Federal Court Restores Early Voting in Ohio in Time for Midterm Election
COLUMBUS, Ohio – A federal judge today ruled that cuts to early voting in Ohio must be reversed in time for the November election. The American Civil Liberties Union is challenging a state law and directives that have dramatically slashed early voting opportunities in Ohio. The ACLU was in court last month to ask the judge to reverse the cuts prior to full trial, in time for the midterm election.
“This ruling will safeguard the vote for thousands of Ohioans during the midterm election,” said Dale Ho, director of the ACLU’s Voting Rights Project. “If these cuts had been allowed to remain in place, many voters would have lost a critical opportunity to participate in our democratic process this November. This is a huge victory for Ohio voters and for all those who believe in protecting the integrity of our elections.”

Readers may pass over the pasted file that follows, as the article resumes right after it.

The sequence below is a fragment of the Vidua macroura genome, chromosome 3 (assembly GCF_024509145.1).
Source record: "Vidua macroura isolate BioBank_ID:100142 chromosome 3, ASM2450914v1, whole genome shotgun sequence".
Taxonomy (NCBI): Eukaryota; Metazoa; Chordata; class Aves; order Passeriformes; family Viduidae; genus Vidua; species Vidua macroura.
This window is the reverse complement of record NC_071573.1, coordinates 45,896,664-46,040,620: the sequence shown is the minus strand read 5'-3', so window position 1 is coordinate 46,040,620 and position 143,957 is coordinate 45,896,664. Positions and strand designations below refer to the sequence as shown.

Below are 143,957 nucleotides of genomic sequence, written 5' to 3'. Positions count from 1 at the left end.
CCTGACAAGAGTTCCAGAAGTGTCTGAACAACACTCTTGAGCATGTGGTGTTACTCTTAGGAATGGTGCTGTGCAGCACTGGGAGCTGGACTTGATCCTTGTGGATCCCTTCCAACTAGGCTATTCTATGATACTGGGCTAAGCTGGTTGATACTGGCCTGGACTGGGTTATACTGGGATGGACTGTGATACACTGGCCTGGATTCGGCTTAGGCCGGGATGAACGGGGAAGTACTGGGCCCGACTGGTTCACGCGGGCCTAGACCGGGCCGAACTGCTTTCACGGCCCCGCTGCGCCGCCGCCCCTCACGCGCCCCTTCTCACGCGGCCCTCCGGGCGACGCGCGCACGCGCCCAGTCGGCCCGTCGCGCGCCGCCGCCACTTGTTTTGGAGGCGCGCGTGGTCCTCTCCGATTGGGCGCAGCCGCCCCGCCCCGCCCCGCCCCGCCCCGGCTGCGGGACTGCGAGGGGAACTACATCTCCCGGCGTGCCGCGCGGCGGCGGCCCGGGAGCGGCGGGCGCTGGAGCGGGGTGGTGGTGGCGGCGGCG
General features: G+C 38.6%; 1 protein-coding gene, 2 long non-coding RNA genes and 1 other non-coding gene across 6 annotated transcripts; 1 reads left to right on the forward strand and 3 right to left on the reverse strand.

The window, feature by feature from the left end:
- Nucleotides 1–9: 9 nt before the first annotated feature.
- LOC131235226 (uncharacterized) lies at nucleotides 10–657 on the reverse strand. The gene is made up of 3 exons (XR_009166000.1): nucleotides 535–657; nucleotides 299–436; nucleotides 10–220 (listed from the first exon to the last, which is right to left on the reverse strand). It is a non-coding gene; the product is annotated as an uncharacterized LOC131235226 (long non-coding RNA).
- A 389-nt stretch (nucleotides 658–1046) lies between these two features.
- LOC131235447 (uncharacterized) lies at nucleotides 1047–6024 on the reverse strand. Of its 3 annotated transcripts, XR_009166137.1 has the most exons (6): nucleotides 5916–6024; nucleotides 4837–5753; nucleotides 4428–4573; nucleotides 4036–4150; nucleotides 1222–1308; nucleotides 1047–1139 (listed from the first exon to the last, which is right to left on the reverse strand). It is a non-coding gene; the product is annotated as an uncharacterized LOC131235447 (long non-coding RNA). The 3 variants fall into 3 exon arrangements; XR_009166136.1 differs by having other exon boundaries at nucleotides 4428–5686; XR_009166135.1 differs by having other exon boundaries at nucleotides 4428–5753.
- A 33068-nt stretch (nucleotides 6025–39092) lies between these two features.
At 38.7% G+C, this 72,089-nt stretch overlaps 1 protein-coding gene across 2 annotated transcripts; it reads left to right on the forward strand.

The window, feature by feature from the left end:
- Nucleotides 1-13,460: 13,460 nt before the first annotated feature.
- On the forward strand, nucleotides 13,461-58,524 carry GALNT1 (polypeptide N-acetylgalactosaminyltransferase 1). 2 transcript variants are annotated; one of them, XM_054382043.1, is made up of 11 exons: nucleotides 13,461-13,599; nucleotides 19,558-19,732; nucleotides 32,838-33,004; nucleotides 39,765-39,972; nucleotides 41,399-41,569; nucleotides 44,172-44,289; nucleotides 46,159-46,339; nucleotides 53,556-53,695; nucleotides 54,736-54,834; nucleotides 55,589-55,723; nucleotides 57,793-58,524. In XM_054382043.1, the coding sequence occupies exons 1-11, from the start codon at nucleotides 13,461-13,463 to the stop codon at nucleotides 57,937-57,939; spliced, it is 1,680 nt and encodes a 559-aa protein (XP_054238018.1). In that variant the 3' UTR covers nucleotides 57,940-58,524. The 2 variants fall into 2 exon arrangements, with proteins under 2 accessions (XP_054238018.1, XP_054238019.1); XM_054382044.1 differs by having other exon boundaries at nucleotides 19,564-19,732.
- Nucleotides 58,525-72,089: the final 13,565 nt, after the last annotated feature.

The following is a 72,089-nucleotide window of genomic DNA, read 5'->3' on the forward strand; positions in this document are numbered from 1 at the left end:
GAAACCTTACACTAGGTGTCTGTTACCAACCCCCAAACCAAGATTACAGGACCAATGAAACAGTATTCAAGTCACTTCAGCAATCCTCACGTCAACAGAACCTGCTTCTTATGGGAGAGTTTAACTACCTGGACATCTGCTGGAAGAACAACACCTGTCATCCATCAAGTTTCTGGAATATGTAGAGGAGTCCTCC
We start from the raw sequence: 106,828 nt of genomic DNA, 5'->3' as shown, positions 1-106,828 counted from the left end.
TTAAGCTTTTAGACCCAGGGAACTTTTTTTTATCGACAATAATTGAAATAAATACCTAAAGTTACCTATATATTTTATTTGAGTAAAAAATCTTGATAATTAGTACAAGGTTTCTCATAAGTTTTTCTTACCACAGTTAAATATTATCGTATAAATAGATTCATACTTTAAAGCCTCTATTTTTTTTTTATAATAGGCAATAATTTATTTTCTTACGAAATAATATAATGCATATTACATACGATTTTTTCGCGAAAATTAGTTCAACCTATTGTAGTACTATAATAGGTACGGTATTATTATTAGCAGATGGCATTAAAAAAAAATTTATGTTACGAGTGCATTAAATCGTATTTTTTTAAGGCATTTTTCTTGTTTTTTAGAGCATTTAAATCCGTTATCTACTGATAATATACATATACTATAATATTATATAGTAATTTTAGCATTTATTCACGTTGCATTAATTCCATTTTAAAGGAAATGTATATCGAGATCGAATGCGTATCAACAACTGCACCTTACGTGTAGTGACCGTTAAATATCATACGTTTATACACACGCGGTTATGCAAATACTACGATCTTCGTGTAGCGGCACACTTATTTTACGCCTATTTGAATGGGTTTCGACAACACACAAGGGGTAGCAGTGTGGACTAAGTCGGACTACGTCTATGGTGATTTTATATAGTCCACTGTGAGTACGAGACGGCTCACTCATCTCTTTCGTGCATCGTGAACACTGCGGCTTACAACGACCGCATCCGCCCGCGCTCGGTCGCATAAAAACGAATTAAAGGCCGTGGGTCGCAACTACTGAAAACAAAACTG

Today’s ruling restores the first week of early voting, often referred to as “Golden Week,” in which voters are able to register and cast a ballot on the same day. It also restores evening early voting, as well as multiple Sundays.
The ACLU and the ACLU of Ohio filed the legal challenge to the restrictive voter law and directives in May on behalf of the Ohio Conference of the National Association for the Advancement of Colored People, the League of Women Voters of Ohio, and several African-American churches. On August 11, the ACLU argued its motion for preliminary injunction asking the court to stop the cutbacks before the November election.
“Early voting opportunities are vital to Ohioans who have inflexible work schedules, childcare duties or other responsibilities that make it impossible to get to the Board of Elections during regular business hours. This ruling means voters will not see their access to the ballot compromised during the upcoming election. This is great news, and we look forward to the full trial and when the restrictions are fully struck down once and for all,” said ACLU of Ohio Managing Attorney Freda Levenson.
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